Dragonfruit Alchemy uses the symbolism of the cards, board, and dice of Anthromancer to generate meaning in different ways. This guide explains these components in a graduated process, beginning with the cards, then integrating the board, and lastly, introducing the dice, as one complete oracle. Each component changes the complexity of the process, adding or removing possibilities to your creative arsenal. We encourage you to experiment with your own combinations as you deepen your understanding of the system.

In Dragonfruit readings, we will incorporate all of the Anthromancer cards in one deck (as opposed to the separation of hymns and non-hymns in Mercenarium) and will be referring to this deck as the Anthromancer deck. There are 4 types of cards in the Anthromancer deck: Hymns, Materia, Courts, and Lords. Each of these card types generate meanings in slightly different ways.

The Hymns are the most significant cards; the meanings of all other cards in Dragonfruit are determined by the meanings of the hymns. Each hymn’s core meaning is drawn from archetypical themes of experience. When trying to understand a hymn in a reading, you can simply refer to its listed meaning to decipher it. Hymns have a one-word core meaning, three secondary themes, and an altered meaning, which will come into play when we discuss Alchemy later in this chapter.

As an example: in the case of hymn II. Meatwar, the core meaning is ‘Sacrifice’, and the secondary themes are ‘Ritual, Suffering, Necessity’. Through these simple terms, we can begin to understand the underlying ideas represented by Meatwar.

The hymns’ meanings are outlined on the Dragonfruit side of the Anthromancer quick reference cards; in the chart below labelled ‘Simple Dragonfruit Meanings’; and in expanded form in Level 3 of the Codex (titled ‘The Hymnal Protocol’). These meanings and themes are associated with the hymns’ illustrations, their musical compositions, as well as their function in the Mercenarium Arcade, so the more of Anthromancer you experience, the more intuitive your understanding of the hymns will become.

The Materia (or ‘non-hymn cards’ with a face value between 2 and 9) arrive at their meanings by virtue of the hymn that they share numerical value with. Each materia shares its numerical value with a hymn (as with the 2s and hymn II, or the 9s and hymn IX); These cards take the meanings of the hymn that shares their value, and apply it to a more specific sphere of experience, based on the minor card’s suit:

  • Claws relate to SOURCE: health, money, nutrition, resources, and foundation.

  • Souls relate to PULSE: dreams, urges, fears, romance, and emotion.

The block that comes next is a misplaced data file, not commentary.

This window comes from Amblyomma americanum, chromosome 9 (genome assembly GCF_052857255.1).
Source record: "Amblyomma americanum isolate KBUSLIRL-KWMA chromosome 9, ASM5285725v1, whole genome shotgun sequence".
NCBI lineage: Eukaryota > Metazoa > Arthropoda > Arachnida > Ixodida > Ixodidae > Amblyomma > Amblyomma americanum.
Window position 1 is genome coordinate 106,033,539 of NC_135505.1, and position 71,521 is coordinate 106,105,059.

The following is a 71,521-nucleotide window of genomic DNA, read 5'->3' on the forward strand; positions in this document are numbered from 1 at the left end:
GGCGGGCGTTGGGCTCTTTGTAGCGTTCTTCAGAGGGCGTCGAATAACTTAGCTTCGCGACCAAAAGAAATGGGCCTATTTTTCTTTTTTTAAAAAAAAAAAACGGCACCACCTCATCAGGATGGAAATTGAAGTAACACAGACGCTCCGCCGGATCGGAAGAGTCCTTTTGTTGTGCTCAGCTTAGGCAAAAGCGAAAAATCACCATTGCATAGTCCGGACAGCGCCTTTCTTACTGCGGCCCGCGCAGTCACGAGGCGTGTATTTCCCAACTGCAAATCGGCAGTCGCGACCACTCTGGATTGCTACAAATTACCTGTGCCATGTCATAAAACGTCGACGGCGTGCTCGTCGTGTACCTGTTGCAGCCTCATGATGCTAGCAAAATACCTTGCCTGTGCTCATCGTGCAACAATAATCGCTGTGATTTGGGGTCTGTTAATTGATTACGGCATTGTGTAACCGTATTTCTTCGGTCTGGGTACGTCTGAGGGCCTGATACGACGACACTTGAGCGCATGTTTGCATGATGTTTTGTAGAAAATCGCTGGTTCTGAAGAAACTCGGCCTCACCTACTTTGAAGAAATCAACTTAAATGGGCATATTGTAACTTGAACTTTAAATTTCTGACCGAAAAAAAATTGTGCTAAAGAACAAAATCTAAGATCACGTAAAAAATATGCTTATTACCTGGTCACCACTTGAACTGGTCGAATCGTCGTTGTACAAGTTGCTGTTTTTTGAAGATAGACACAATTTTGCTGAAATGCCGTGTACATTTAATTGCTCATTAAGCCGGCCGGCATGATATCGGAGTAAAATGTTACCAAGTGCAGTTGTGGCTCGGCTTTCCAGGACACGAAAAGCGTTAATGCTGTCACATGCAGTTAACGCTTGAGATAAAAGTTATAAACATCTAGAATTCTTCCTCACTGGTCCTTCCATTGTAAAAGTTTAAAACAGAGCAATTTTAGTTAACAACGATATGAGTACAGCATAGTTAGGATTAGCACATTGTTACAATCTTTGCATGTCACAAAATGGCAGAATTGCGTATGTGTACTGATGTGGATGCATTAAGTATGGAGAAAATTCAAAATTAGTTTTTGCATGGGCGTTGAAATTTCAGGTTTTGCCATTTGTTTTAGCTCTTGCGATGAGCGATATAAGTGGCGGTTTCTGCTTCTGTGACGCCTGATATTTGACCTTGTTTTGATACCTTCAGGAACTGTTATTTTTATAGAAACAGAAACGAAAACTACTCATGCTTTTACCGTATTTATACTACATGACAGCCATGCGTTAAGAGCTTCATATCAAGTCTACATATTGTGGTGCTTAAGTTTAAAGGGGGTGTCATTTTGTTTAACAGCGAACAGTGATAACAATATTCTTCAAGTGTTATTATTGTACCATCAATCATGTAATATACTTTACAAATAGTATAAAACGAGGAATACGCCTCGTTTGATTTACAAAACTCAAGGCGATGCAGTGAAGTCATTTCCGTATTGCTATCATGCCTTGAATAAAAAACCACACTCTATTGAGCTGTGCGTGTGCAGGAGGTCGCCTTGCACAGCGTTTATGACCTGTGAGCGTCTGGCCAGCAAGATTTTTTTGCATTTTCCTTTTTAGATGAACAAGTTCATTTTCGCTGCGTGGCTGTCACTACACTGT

• Gears relate to PATH: goals, motivation, plans, passion, and direction.

  • Blades relate to VIBE: platonic love, attitude, tribe, communication, and connection.

Fig. 2.1: II. Meatwar’s care meaning is shared and modulated by the materia whose face value correlates with Meatwar’s numeral.

Fig. 2.1: II. Meatwar’s care meaning is shared and modulated by the materia whose face value correlates with Meatwar’s numeral.

The core meaning of a materia card comes from its numerical value, which is then applied to a sphere of experience based on its suit. If you know each of these variables you can recognize the meaning of materia cards quite easily. As an example: imagine you’ve drawn the 9 of Souls. The value ‘9’ is tied to hymn IX – The Shade – and The Shade’s core meaning is “Solitude”. In addition, the suit of Souls represents the sphere of experience called ‘Pulse’, which is concerned with matters of the subconscious, such as dreams, emotions, fears and romance. At its simplest, then, the 9 of Souls would represent ‘Solitude in dreams, urges, fears, romance, or emotion’. You may choose to interpret this in many ways.

Courts (Aces, 10s, Jacks, Queens, and Kings) work similarly to materia, with one key difference. They still pull their core meanings from the hymns that share their value (Aces are ‘low’ in Dragonfruit and correlate with I. Fireyes, 10s with X. Arcanum, Jacks with XI. Visionaire, Queens with XII. Druid, and Kings with XIII. Zodiac), and they still belong to the sphere of experience dictated by their suit, but they have the added possibility of representing character archetypes – in other words, personalities. If a court appears (such as the Ace of Souls or the King of Blades), translate its core meaning and themes, and reflect on who you know that may embody these qualities. It may represent you or someone you know; it may be a public figure or a celebrity that you are aware of; or it may represent a more generalized energy form – such as the appearance of a need for leadership, or an impending catalysis. Each rank and title in the Courts represents a different personality archetype: